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Fortifying Malaysia’s Digital Economy Landscape

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In a significant stride towards amplifying the country’s digital economy, Malaysia’s recent Cabinet reshuffle led to the separation of the Communications Ministry and the Digital Ministry. This move aims to centralise efforts and policies, driving the nation’s technological progression.

Image credits: Bernama

Fahmi Fadzil, the Communication Minister, emphasised the necessity of streamlining internal policies to fortify the digital sector. He highlighted the deliberations with Prime Minister Datuk Seri Anwar Ibrahim’s team, identifying the need for cohesive coordination across various ministries. Previously, the digital economy spanned four ministries, leading to fragmented handling of crucial aspects.

“The dispersion of responsibilities across multiple ministries caused uncertainties within the industry,” Fahmi explained. “Pooling all agencies under a single ministry emerged as a logical solution.”

Speaking at a media conference during the inauguration of the R.E.N.E.W programme by the Institute of Continuing Education and Professional Studies (iCEPS) of Universiti Teknologi Mara (UiTM), Fahmi clarified misconceptions regarding the motives behind this separation. Denying claims of a political motive, he underscored the strategic reorganisation’s intent to bolster the digital economy’s growth.

The alignment of agencies, with the majority retained by the Communications Ministry, reflects a strategic continuity in their operations. Fahmi echoed Digital Minister Gobind Singh Deo’s call for policy alignment not only within the National Digital Economy and 4IR Council but also within the Digital Ministry itself.

Anticipating the finalisation of agency placement under both ministries by the coming month’s end, Fahmi reiterated the urgency of this division. As the country targets a projected contribution of 25.5% to the Gross Domestic Product (GDP) from the digital economy by 2025, this reorganisation becomes pivotal for sustained growth.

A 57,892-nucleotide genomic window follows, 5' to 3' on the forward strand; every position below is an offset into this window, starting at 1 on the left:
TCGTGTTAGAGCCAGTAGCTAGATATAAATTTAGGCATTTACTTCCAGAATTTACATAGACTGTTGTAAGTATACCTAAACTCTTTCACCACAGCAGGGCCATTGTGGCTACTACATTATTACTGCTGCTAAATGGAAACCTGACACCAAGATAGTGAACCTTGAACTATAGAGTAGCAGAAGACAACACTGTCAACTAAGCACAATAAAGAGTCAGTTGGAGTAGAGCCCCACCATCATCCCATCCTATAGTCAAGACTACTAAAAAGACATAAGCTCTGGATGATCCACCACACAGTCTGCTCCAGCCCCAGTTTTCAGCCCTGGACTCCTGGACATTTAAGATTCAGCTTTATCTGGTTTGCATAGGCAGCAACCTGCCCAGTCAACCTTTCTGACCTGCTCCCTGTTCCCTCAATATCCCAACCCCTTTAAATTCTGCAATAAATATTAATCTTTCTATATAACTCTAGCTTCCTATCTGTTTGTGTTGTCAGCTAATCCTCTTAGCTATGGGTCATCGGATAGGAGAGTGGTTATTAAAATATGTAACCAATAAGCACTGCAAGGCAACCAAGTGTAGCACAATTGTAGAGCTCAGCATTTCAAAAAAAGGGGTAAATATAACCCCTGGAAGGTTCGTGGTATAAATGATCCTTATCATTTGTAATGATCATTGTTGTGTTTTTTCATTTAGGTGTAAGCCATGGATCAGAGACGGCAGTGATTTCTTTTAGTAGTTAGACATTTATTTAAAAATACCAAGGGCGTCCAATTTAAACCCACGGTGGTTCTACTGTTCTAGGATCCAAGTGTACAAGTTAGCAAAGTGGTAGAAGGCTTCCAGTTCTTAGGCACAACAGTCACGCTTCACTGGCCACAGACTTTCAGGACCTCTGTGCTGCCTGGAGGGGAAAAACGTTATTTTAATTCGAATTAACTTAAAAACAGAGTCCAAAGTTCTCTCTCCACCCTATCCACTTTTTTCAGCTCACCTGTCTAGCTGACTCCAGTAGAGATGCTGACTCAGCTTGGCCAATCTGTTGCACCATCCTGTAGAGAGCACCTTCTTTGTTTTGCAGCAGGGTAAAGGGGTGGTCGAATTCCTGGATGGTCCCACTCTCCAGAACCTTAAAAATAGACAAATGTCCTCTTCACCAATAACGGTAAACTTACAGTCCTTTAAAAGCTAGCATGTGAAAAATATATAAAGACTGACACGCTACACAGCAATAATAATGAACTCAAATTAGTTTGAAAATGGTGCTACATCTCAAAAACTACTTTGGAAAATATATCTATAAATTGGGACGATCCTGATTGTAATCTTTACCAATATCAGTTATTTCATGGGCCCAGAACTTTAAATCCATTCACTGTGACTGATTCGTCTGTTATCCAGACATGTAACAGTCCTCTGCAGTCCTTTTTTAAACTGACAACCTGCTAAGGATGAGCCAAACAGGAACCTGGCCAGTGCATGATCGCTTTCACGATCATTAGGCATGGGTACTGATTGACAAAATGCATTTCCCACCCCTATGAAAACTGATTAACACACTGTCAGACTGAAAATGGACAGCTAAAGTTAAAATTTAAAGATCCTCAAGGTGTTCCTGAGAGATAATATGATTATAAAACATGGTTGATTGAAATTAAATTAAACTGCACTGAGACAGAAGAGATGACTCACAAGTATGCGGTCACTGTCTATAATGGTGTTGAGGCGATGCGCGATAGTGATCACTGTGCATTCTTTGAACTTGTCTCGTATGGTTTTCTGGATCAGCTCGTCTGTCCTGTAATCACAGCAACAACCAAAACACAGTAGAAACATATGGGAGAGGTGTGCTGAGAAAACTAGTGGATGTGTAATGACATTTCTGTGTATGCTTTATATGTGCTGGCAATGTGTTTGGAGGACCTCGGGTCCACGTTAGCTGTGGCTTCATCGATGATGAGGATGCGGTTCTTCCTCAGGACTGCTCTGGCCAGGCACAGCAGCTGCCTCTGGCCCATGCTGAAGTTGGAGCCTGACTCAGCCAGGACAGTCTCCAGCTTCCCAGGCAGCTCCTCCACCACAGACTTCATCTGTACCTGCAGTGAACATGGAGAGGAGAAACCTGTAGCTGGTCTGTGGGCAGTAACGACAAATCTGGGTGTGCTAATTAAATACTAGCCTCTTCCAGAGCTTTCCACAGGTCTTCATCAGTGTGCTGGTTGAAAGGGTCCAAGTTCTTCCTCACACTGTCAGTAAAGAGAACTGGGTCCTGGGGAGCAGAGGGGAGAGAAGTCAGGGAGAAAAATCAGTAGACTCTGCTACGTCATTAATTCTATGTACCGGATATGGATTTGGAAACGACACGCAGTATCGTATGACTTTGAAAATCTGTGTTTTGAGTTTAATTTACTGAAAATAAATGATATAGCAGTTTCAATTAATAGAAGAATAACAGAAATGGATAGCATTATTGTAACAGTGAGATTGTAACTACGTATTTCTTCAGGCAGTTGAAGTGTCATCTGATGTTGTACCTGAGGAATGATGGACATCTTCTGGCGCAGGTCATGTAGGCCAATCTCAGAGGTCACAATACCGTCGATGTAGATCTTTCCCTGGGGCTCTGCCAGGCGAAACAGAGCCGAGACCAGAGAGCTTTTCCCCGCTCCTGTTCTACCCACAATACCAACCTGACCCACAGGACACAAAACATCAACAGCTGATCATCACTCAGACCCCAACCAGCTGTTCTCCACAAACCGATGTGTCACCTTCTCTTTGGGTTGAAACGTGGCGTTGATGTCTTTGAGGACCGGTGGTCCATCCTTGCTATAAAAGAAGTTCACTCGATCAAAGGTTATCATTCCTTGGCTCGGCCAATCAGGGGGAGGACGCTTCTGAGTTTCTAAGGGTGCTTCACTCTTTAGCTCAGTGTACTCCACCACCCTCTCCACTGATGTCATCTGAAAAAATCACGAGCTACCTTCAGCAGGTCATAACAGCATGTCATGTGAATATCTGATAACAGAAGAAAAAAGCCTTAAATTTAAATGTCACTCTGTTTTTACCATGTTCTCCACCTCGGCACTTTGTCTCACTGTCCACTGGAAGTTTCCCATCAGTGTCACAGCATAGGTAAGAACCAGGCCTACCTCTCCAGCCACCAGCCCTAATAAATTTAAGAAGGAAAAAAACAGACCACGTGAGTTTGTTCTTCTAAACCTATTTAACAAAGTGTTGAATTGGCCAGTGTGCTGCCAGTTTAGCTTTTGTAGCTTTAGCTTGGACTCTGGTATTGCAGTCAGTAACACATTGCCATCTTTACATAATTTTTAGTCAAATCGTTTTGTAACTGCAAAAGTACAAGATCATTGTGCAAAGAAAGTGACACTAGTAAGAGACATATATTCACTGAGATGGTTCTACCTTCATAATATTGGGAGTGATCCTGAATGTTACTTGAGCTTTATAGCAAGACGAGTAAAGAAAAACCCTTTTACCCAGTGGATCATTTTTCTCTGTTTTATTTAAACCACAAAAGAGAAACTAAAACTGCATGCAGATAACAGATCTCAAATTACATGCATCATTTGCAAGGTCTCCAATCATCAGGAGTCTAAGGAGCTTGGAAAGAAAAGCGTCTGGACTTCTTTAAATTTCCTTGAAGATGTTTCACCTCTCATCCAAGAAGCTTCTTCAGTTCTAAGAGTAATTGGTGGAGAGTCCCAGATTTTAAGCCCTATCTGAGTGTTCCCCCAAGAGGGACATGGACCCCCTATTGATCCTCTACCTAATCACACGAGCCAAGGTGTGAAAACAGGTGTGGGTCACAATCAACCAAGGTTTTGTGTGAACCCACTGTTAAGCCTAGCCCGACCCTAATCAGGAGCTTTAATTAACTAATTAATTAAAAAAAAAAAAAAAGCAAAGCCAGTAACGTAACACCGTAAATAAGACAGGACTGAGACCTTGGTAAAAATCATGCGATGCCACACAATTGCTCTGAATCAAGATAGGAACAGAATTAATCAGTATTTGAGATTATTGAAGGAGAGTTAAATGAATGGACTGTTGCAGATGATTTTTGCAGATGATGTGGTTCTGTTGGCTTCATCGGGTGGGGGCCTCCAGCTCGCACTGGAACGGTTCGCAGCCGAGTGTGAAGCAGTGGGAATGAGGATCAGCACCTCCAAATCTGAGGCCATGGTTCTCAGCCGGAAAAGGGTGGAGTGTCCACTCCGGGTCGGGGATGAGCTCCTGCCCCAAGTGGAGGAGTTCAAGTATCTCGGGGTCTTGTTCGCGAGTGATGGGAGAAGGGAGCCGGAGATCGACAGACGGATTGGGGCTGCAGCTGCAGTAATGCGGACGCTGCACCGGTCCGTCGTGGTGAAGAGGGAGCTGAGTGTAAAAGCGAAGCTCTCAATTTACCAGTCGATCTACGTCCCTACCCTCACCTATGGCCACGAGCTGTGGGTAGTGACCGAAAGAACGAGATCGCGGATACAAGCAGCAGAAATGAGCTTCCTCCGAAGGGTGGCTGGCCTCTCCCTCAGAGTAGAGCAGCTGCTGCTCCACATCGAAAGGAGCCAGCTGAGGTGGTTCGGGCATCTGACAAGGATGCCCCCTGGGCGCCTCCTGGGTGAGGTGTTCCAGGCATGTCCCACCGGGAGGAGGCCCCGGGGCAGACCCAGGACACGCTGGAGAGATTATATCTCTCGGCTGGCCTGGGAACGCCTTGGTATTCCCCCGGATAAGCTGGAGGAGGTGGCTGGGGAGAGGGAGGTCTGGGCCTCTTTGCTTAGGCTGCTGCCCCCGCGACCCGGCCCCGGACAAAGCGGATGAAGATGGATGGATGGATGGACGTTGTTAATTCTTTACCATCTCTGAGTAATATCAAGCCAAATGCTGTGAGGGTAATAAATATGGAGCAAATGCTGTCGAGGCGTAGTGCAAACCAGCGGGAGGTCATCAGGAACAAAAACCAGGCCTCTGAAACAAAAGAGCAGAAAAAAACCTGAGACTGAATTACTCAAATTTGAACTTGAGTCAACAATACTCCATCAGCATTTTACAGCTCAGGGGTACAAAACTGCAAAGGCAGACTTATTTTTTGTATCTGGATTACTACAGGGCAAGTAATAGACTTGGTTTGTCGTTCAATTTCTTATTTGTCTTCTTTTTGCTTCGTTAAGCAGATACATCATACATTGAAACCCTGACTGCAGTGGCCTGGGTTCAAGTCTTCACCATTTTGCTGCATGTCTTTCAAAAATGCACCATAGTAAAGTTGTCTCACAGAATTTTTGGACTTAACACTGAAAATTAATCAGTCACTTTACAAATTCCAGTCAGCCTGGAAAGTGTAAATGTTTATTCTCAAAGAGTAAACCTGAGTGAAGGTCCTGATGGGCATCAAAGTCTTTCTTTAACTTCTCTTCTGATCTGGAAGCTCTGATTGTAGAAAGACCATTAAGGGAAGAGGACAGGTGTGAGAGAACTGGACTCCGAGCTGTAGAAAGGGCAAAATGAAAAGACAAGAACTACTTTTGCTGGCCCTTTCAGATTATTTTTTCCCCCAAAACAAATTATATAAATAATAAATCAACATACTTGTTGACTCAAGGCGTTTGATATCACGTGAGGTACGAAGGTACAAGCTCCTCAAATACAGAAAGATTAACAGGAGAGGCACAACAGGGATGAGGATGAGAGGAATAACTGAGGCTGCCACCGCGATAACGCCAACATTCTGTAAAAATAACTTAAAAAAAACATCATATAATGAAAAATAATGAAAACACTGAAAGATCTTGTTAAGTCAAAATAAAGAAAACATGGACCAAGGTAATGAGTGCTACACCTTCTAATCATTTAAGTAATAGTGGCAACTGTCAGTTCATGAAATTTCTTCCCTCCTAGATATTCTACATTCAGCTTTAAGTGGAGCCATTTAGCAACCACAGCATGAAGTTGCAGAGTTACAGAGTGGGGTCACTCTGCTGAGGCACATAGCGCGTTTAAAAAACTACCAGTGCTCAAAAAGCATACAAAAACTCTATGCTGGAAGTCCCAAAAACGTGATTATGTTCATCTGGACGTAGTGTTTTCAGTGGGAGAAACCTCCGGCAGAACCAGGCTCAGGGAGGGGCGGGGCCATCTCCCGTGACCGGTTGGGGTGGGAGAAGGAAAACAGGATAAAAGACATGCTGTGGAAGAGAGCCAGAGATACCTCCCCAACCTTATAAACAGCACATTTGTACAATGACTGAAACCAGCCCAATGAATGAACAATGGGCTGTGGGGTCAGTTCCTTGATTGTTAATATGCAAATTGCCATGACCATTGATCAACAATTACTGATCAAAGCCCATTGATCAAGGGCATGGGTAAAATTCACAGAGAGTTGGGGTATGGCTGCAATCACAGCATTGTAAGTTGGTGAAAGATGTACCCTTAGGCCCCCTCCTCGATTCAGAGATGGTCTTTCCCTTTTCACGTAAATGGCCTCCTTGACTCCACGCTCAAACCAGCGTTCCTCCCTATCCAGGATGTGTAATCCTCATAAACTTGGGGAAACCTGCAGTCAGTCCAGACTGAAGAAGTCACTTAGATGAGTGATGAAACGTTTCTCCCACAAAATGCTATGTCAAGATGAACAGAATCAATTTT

Underlining Prime Minister Anwar Ibrahim’s directive for immediate action, Fahmi advocates a proactive stance. The realignment of the Malaysian Administrative Modernisation and Management Planning Unit (MAMPU) as the key agency under the Digital Ministry reflects the government’s commitment to elevating digitalisation efforts, subsequently enhancing the nation’s economic landscape.

In essence, the division of ministries signifies Malaysia’s dedicated approach to prioritising and fortifying its digital economy. This strategic manoeuvre aims to consolidate efforts, align policies, and foster a robust technological ecosystem, poised to steer the nation towards sustainable economic growth in the digital era.

Prime Minister Datuk Seri Anwar Ibrahim’s decision to split the Ministry of Communications and Digital into separate entities highlights a focused approach to modern communication challenges.

With social media’s expansion, managing misinformation becomes critical, necessitating effective communication planning and initiatives like for public awareness. Regulating communication gains importance, as seen in key agencies placed under the Ministry of Communications, aligning with evolving landscapes.

Various departments, including J-KOM, IPPTAR, Broadcasting, Finas, and MyCreative Ventures, moving under this Ministry signal Malaysia’s readiness for technological advancements. This division created the Ministries of Communications and Digital, led by Gobind Singh Deo, fostering structured approaches.

Youth activists anticipate a refined focus on fake news, social media, and journalism in Communications, while Digital focuses on tech areas. The evolving digital realm requires careful information validation, acknowledged by industry professionals.

This strategic move showcases Malaysia’s proactive stance in addressing digital-era challenges, aiming for societal and economic growth amidst an evolving communication landscape.


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